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The Christian Congregation of Jehovah’s Witnesses has issued a letter to all bodies of elders, giving instructions on how to handle accusations of child sexual abuse among their members or individuals associated with the religion. Dated August 1, 2016, the letter replaces previous instructions given in October 2012.
The organization has been hit with a steady stream of lawsuits and investigations over the past several years, due to what is perceived as a poor record of handling child sexual abuse allegations. The most notable lawsuits are the Candace Conti and the Jose Lopez cases, both in California and both resulting in multi-million dollar payouts by Watchtower.
In 2015 the Australian Royal Commission into Institutional Responses to Child Sexual Abuse investigated the Jehovah’s Witness religion, and currently the U.K. Charity Commission is working on conducting its own investigation.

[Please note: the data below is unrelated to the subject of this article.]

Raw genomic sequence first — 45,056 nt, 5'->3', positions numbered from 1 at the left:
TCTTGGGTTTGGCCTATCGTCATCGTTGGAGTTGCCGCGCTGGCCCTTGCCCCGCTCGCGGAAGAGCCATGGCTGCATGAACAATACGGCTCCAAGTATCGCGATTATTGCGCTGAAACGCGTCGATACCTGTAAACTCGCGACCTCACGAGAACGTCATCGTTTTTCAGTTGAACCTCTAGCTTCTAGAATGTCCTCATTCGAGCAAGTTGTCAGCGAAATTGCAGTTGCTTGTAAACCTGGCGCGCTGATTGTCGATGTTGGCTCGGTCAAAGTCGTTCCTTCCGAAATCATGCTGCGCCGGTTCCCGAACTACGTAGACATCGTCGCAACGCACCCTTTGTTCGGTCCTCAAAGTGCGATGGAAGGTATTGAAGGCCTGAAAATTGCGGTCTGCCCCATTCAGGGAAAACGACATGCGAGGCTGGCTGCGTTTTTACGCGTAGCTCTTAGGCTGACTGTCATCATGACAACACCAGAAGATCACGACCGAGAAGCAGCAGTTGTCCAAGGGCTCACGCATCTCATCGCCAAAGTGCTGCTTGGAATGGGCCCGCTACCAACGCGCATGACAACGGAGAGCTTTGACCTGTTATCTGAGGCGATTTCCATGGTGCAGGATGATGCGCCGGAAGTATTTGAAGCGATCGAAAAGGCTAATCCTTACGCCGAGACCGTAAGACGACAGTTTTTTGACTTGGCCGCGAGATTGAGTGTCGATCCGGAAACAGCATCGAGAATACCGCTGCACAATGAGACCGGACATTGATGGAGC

The Australian Royal Commission called for sweeping changes in the way Watchtower responds to abuse allegations, including involving women in the decision-making process (I published an article in May regarding some of Watchtower’s statements on women) and not being so strict with the “two witness rule” (this rule says that, in the absence of a confession by the abuser, or some definitive physical evidence, there must be a second witness to the abuse, or else no action is taken against the abuser). The Commission also called for elders to contact the relevant authorities regarding each accusation, something that can often be done anonymously.
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